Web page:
AIMS: Schizophrenia is associated with poor anticoagulation control and clinical prognosis in patients with atrial fibrillation (AF). Little is known about initiation of oral anticoagulation therapy (OAC) in this patient population.
METHODS: In the nationwide Danish health registries, we identified all patients with incident AF and schizophrenia with indication for OAC treatment. Patients with schizophrenia (n = 673) were matched 1:5 on sex, age, stroke risk score, and calendar-period to incident AF patients without schizophrenia. We calculated absolute risk and risk difference (RD) of OAC initiation, adjusting for stroke and bleeding risk factors. Analyses were stratified by calendar period (2000-2011 and 2012-2018) to account for changes after the introduction of non-vitamin K OACs (NOAC).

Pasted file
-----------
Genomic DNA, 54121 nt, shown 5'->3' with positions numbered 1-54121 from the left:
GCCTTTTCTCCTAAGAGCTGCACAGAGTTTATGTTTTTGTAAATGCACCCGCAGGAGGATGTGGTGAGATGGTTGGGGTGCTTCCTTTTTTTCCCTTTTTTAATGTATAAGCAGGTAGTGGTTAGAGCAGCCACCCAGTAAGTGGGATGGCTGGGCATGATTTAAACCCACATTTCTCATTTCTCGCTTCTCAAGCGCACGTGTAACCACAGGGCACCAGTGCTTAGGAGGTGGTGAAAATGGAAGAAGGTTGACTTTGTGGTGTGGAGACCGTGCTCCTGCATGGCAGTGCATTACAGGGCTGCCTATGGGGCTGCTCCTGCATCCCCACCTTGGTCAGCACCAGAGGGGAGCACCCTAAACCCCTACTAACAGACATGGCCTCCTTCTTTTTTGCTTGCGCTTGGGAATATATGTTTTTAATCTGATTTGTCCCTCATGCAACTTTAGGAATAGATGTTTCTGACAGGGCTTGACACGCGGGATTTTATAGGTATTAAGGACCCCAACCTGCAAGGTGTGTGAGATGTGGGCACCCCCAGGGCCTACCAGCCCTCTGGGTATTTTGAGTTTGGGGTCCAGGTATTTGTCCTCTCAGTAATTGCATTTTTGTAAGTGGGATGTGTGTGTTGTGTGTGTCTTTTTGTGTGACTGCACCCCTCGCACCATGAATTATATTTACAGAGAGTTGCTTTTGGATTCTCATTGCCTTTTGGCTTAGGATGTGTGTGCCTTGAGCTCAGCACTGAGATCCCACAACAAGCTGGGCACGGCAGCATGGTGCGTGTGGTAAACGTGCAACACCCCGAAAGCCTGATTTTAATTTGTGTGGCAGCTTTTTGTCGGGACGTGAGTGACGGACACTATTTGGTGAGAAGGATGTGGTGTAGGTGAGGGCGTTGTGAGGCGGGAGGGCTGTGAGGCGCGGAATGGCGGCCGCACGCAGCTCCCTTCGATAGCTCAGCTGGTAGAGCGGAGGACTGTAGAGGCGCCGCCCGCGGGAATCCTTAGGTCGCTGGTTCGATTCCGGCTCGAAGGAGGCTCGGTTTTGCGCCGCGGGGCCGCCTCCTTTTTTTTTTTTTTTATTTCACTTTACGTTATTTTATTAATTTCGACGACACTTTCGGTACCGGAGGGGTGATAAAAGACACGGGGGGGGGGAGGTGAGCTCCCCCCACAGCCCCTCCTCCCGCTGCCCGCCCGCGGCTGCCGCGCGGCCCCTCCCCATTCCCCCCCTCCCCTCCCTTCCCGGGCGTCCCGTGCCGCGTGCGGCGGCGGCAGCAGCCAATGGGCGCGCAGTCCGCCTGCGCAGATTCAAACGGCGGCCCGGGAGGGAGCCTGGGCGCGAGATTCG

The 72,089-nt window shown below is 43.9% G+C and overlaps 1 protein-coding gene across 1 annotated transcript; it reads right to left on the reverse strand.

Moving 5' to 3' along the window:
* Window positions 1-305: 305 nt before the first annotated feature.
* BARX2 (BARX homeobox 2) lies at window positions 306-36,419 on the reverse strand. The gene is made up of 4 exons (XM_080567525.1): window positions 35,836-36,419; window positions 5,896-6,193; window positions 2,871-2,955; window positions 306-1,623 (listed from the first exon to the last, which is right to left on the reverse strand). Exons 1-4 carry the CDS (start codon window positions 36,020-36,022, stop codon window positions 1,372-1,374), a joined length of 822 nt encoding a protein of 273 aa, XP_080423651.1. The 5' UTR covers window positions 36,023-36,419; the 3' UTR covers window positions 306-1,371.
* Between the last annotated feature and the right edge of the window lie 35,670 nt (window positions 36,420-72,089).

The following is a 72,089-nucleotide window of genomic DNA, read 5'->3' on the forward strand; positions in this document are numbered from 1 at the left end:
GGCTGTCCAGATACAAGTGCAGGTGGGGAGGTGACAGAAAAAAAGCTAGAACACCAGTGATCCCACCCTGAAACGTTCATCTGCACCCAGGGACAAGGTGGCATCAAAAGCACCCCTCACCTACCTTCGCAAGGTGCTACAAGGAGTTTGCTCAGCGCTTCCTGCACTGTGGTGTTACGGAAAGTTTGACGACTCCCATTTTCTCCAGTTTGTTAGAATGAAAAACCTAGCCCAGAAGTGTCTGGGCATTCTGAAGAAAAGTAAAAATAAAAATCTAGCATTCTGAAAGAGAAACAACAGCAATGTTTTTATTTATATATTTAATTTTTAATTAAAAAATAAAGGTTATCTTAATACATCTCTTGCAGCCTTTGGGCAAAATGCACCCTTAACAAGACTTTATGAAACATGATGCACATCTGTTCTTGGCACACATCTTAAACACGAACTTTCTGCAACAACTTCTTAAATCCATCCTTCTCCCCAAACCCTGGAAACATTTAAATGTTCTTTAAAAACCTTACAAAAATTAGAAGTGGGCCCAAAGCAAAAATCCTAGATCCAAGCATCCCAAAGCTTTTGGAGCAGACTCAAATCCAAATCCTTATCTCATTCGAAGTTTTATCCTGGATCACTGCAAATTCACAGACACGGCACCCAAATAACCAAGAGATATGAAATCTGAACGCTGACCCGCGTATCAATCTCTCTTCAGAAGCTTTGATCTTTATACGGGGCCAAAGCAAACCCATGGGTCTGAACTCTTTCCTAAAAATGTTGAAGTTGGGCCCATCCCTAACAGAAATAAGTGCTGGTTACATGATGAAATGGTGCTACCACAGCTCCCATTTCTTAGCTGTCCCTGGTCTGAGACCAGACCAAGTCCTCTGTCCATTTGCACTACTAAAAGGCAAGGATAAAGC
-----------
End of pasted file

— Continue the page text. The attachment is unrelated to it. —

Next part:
RESULTS: Among patients with schizophrenia (mean age 69.5 years, 50.3% females), 33.7% initiated OAC within the first year after AF diagnosis, compared with 54.4% of patients without schizophrenia, corresponding to an adjusted RD of -20.7 (95% confidence interval [CI]: -24.7 to -16.7). OAC initiation increased over time regardless of schizophrenia status. During 2000-2011, 18.3% of patients with schizophrenia and 42.9% without schizophrenia initiated OAC (adjusted RD -23.6%, 95% CI -28.8 to -18.6). During 2012-2018, this was 48.5% and 65.7%, respectively (adjusted RD -14.4%, 95% CI -20.4 to -8.4).
CONCLUSION: Initiation of OAC was substantially lower among patients with AF and schizophrenia compared with matched AF peers. These findings accentuate the importance of close attention to disparities in initiation of OAC treatment, and potential missed opportunities for prevention of disabling strokes in AF patients with schizophrenia.